This big nurseries pluck trees during the dormant season and put them in cold storage. Obviously they aren’t getting anything from the soil or any fertilizer and they do just fine come spring. So this kind of implies that they really are dormant and do not need anything. If the tree stays in the ground is it really dormant?

The top is dormant but the roots can grow some during winter depending on soil temperature. Roots certainly won’t grow in freezing soil but will grow some if the soil isn’t frozen. Just how much I don’t know. I’d suspect it’s also dependent on species.

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Speedster, my ground doesn’t freeze. We do get bouts of freezing temperatures here, but they don’t last long enough to freeze the ground. Our winter is more like spring in the north, with both cold and really nice days, except that our day length is shorter than northern spring day lengths. However, our winter daylight hours are longer, with the sun higher in the sky, than northern days.

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Fall planting works OK ----until the winter it goes to 20 below. Then you wish you had waited until spring.

I thought i would revive this post to report my experience with fall planting last year.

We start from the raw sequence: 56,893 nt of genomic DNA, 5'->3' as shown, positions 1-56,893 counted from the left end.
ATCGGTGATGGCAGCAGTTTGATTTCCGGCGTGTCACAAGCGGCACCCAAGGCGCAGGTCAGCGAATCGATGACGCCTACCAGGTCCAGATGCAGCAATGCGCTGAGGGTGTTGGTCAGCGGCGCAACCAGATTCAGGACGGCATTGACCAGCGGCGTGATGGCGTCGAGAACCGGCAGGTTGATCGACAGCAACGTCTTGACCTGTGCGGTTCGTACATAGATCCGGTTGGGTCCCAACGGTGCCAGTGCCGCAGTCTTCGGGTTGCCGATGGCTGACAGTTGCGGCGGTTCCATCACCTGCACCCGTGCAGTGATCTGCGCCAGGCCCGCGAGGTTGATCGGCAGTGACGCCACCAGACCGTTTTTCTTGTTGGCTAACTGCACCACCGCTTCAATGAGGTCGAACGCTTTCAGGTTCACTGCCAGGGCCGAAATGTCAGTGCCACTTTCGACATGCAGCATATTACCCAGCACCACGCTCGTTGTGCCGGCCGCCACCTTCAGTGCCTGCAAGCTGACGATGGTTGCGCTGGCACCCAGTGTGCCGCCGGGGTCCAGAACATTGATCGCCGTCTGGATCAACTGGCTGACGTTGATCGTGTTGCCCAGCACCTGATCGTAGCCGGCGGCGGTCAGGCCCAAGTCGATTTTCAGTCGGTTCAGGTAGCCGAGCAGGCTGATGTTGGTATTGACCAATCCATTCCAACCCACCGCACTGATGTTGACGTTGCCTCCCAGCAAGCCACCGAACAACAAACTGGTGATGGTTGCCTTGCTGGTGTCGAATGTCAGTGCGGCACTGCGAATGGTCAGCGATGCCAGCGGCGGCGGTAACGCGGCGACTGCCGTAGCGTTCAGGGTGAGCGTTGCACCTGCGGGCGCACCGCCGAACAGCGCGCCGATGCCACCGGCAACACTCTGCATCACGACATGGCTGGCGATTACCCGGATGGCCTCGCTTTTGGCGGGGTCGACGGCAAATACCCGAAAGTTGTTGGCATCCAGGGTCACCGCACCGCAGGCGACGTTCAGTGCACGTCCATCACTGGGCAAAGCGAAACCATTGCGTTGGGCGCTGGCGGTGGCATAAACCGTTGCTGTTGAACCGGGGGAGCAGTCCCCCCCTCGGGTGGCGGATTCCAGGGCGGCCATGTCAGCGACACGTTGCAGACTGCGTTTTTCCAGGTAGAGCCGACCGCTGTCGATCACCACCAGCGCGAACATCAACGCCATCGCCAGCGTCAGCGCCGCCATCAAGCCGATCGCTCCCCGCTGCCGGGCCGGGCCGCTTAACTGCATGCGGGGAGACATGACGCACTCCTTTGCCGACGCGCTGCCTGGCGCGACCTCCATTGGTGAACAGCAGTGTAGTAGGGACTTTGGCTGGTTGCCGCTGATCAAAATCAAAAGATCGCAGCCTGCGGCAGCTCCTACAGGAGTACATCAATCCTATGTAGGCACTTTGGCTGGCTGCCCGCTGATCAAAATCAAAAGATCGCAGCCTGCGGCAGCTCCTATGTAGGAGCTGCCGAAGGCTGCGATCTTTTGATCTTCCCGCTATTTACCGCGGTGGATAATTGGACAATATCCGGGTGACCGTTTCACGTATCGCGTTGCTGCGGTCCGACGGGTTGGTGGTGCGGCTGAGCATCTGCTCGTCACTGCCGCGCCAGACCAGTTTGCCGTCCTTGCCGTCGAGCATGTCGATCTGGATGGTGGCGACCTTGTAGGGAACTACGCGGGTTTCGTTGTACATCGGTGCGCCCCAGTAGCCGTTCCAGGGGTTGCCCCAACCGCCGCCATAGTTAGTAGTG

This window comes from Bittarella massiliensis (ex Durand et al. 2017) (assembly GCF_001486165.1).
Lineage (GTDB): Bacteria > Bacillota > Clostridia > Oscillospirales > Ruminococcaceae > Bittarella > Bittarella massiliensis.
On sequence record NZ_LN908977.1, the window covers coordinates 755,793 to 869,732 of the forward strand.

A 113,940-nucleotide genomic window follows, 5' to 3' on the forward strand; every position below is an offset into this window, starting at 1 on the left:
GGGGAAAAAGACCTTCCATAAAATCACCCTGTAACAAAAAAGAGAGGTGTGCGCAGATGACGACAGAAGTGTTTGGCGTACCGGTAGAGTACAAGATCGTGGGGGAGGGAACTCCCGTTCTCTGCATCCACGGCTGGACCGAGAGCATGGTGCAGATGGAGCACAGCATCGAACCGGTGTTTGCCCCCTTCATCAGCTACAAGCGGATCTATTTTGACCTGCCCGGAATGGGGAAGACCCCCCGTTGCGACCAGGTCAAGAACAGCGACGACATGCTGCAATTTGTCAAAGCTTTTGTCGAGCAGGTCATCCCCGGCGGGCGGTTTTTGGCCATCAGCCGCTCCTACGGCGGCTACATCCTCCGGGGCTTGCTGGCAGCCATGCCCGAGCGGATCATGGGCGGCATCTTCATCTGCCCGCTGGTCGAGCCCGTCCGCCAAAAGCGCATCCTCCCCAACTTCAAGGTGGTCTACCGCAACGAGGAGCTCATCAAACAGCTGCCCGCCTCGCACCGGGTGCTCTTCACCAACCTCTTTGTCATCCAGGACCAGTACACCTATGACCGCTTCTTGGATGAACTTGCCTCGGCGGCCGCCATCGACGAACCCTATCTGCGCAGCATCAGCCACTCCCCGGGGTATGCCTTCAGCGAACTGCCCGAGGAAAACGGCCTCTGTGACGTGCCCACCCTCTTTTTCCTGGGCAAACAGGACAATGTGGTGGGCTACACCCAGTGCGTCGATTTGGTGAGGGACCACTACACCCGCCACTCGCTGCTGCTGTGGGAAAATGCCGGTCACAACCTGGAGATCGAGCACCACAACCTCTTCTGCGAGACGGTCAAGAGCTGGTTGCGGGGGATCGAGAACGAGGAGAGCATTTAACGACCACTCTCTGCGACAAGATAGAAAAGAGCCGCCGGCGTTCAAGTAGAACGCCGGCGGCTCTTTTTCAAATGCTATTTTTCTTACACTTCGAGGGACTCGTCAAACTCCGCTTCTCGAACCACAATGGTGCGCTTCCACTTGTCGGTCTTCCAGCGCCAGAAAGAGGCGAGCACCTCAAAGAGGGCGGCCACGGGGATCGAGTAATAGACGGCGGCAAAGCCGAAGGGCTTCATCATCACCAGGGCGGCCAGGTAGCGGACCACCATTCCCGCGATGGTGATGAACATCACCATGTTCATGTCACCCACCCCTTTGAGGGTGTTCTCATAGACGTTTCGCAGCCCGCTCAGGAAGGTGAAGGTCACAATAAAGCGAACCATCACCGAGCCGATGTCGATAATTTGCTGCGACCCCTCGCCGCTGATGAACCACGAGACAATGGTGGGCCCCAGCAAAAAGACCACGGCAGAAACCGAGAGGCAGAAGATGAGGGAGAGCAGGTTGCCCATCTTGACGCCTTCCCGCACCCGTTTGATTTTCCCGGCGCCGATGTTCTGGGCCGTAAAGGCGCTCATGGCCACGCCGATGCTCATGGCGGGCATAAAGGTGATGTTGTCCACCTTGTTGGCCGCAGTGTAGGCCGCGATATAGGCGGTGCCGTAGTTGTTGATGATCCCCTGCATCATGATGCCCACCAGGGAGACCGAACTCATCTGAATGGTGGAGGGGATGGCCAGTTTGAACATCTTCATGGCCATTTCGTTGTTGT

Trees planted- apples (honeycrisp,liberty, Williams Pride, Sweet sixteen), pears (krazulya, vekovaya), Jap/amer hybrid plums, japanese plums (including satsuma & Elephant heart & some pluots)

Weather- I planted in early November. We had a cold spell that followed about 10 days after planting where temperatures fell to about 15F to 30F for the remainder of November (winter came early and never left). The coldest temperature experienced at my site was -4F.We had our usual winter thaws and a cold, wet spring.

Other notes: the trees were heavily mulched, first with compost then with 6" of wood chips.

Everything that was planted survived. There was roughly 20 trees total that went in.

The only tree that died in the orchard was a rainier cherry that had been struggling for a year anyway.


Were they potted or bare root?

I’m planning to transplant some small trees from my in-ground nursery bed.

I’m starting to believe that fall planting is better for my area than spring planting. I haven’t done all that many plantings but the few I have planted in spring went through a bigger transplant shock that those planted in fall. Only exception was the Contender peach tree that I planted this spring. It grew about 3 feet and also gave 7 fruits. It was a potted tree.

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All bareroot. The stone fruit were on Krymsk 1, P.americana and myro. Apples and pears were seedlings.

Which hardiness zone are you in for Prince Edward island 5b or 6a?


the few times i planted in the fall gave me 0 success here. anything planted after aug. 1 won’t make it no matter how hardy they are. just too cold.

I’ve noticed this too where trees planted in fall take off much faster the following spring. The earlier they go into the ground the better. It’s unfortunate that a lot of nurseries don’t send out plants until after February to the Northeast. Some like OGW didn’t send my order until middle of May this past spring when temps were already in the high 70’s. The bareroot, dormant trees did not appreciate that.

I do wait to plant more sensitive trees, in terms of cold hardiness, like figs. I prefer to plant them in the spring, so they can get some size on them before winter.